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The Treasures of Our Yin (Shadow) Side

In religion and spirituality, we often talk about light and love as being good and desirable.  The dark is ignored or discussed as undesirable, often equated to evil.  Is the distinction really so black and white?

My background as daughter of Chinese immigrants means that I view darkness from the perspective as providing balance to the light, as in yin to the yang.  According to the yin yang notion of dualism in Chinese philosophy, light cannot exist without dark, and visa versa.  They are also integrated within each other.

For example, I would say the untimely illness and death of my beloved husband, Christopher, shortly after my sister Sabina passed away, was the darkest time of my life.  The losses only felt dark (yin) because I had experienced the light (yang) of our beautiful relationships; thus, the dark and light swirls of the yin yang symbol.

Recall that within each swirl of the symbol is a circle of the opposing color.  For example, the downside (dark) of my beautiful marriage to Christopher is that sometimes comfort breeds complacency.  We’re not going to learn and grow as much as when we have friction and challenge.  Alternatively, the light circle in the dark yin swirl represents the opportunity for learning, growth, love, and light, that is inherent in all challenges.

The dualism of the dark and light coexist at all times, and one is not possible without the other.  There is nothing inherently evil or bad about the dark, for just as when the sun shines on one side of the mountain, the other side is enveloped in darkness. Nighttime turns into day, and visa versa.  It’s natural and inevitable, as long as both sides are in balance.

Woo-woo types like me often focus on bringing love and light and we sometimes forget that the dark accompanies the light.  When we forget, we may have a tendency to repress and bury the dark side of our feelings, beliefs, past actions, etc, where it can then take on a life of its own because of imbalance.  The more we repress or deny the dark, the more we create a risky situation, similar to an unbalanced tire wobbling off its axle.

I know that this is true for our unpleasant emotions or feelings.  For example, grief or sadness are dark side emotions that grow and fester when left to smolder without proper acknowledgement.  Ignoring the feelings causes them to intensify and create imbalance, resulting in either an outward explosion, inflicting anger on others, or an inward explosion, inflicting damage on self as depression or anxiety.

In terms of our interpersonal relationships, I refer to my relationship with Christopher.  If we refused to acknowledge the dark side of our relationship, ie, the unresolved issues and resentments, then those resentments fester and seep out in ways that avidly avoid the main issue.  I might get snippy, complain about him leaving the toilet seat up, or perpetrating some other unremitting, senseless, and recurring argument that allows me to vent my anger without addressing the heart of the issue.  Shining a light on our dark feelings and beliefs deflates them to surmountable and manageable hurdles and provides a chance to restore balance.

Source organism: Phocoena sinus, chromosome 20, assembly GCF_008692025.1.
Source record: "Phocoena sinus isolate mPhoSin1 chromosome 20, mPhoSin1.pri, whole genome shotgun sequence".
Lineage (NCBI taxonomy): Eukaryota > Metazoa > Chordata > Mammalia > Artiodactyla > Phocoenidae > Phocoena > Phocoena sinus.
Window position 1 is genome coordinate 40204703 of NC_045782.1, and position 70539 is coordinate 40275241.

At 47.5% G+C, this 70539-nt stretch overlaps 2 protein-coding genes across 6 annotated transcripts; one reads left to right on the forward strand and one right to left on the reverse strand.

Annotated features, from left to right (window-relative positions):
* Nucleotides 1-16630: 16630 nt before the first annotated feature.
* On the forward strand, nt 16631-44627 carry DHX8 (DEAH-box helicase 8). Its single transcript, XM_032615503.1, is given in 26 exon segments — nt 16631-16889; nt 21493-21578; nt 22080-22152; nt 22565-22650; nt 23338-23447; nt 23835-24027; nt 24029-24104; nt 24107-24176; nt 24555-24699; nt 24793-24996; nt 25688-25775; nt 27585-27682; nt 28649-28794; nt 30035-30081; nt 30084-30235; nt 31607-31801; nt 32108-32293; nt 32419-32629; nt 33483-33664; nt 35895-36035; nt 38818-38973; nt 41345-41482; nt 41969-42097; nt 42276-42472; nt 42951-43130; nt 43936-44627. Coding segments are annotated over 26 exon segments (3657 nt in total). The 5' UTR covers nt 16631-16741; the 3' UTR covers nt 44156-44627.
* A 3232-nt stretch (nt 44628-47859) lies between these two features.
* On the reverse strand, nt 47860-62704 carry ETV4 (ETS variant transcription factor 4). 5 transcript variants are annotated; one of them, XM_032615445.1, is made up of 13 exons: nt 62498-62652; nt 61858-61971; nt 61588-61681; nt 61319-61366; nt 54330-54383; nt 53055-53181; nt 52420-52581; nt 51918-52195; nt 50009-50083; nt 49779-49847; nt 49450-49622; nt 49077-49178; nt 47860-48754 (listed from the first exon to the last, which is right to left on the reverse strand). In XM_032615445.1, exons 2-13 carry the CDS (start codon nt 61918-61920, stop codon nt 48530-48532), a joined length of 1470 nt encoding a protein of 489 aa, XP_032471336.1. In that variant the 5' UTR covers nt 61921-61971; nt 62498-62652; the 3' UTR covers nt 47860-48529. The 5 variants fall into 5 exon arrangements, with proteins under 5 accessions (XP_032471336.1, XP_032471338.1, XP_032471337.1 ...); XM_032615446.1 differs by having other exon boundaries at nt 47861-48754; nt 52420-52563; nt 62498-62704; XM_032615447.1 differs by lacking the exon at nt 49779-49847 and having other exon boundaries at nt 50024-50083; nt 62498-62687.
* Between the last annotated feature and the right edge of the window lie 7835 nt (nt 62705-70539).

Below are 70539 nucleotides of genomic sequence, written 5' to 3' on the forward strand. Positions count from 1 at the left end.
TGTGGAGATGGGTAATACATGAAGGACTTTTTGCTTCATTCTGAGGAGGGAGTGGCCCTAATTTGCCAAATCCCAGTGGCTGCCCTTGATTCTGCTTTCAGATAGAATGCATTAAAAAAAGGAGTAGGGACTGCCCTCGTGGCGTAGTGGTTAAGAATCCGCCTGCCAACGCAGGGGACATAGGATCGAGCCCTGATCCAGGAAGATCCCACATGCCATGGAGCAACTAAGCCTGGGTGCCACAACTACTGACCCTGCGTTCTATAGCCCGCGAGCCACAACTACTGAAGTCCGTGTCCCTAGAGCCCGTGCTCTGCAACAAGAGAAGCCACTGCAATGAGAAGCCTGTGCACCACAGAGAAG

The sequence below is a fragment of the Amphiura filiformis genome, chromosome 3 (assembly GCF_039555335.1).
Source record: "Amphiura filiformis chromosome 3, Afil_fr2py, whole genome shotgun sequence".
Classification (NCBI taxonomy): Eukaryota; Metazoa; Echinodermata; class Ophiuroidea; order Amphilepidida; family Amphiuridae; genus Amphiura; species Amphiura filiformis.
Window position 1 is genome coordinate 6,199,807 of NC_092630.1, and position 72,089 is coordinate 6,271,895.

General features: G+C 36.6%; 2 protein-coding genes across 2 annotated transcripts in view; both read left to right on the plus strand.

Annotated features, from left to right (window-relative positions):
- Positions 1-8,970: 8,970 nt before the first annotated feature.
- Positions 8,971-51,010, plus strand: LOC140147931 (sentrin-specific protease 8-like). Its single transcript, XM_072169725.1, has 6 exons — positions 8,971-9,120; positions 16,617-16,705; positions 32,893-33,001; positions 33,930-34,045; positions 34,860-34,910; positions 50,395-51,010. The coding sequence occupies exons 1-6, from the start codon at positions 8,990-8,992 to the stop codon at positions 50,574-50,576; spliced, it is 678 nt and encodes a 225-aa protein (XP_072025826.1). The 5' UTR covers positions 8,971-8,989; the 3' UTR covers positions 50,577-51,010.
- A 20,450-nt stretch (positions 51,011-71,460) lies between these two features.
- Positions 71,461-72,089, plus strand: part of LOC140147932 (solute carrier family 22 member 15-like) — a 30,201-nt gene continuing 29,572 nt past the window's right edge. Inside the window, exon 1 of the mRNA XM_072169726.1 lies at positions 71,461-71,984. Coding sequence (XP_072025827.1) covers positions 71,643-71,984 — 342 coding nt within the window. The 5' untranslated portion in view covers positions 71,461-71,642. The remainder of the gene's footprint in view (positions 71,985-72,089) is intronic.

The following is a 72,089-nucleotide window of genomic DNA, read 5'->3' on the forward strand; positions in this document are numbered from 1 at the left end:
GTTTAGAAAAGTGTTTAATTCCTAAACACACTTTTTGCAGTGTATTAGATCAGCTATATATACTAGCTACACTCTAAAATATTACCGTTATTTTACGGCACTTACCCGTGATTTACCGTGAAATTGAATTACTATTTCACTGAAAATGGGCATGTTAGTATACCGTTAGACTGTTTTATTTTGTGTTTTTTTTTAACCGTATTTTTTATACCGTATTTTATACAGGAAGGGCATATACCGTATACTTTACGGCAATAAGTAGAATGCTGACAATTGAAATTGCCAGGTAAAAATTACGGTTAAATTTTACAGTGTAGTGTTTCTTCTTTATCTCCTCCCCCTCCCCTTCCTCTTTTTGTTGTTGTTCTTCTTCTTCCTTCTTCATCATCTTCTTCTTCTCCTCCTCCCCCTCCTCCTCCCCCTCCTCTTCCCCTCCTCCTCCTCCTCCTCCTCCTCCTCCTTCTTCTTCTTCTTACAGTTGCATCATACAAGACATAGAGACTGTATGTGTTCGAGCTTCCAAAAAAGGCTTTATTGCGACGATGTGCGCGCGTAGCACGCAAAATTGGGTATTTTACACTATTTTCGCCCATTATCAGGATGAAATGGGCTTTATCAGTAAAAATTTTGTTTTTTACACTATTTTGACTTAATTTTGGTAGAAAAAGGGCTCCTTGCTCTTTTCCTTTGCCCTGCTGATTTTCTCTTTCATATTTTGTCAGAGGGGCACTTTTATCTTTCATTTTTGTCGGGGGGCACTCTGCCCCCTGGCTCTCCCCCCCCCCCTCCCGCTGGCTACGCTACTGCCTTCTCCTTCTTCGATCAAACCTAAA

I believe that such dynamics also occur on a community level and even in our relationship with Earth.  Our unresolved emotions about past mistreatment and injustices of human and non-human others can cause us to repress our feelings, which otherwise come spilling out in unexpected and unhealthy ways.   When we are unconscious in our harm of others, we subconsciously create feelings of guilt that erupt inexplicably as internal or external anger or rage and for presumably other reasons.

We don’t have to be slaves to these unconscious feelings, beliefs, and behaviors that create conflict and depression.  We can become more self-aware about how we process our feelings and beliefs, and more intentionally explore our dark side.

When we are aware of negative feelings or beliefs, we can maintain balance by going through the feelings and beliefs, instead of getting “over” them.  Going through, by naming and feeling the emotion and/or belief, allows one to preserve the existing balance.

As we go through feelings and beliefs, we can uncover the dark’s gifts and lessons and bring them into the light.  The bigger the challenge, the bigger the gift available to us that can be used to enrich our lives.  The more frequently we dive, the greater our confidence and resilience in bouncing back from these challenges.

2018 was the worst year of my life, and by 2019 I was left to pick up both the pieces of my life and the gifts of my trauma.  The gifts were my spiritual journey and starting the Foundation for Family and Community Healing, both providing meaningful work and a sense of purpose for my losses.

A What the he** attitude didn’t hurt either.

Collectively we are experiencing loss of all kinds:  health, jobs, financial loss, homes, autonomy, and even loved ones. Many of us also have some discretionary time where we can go hunting for treasure buried in the darkness, silver linings galore.

Have you explored the yang (silver lining) for your yin (loss)?  If not, say What the he** and join me on these travels.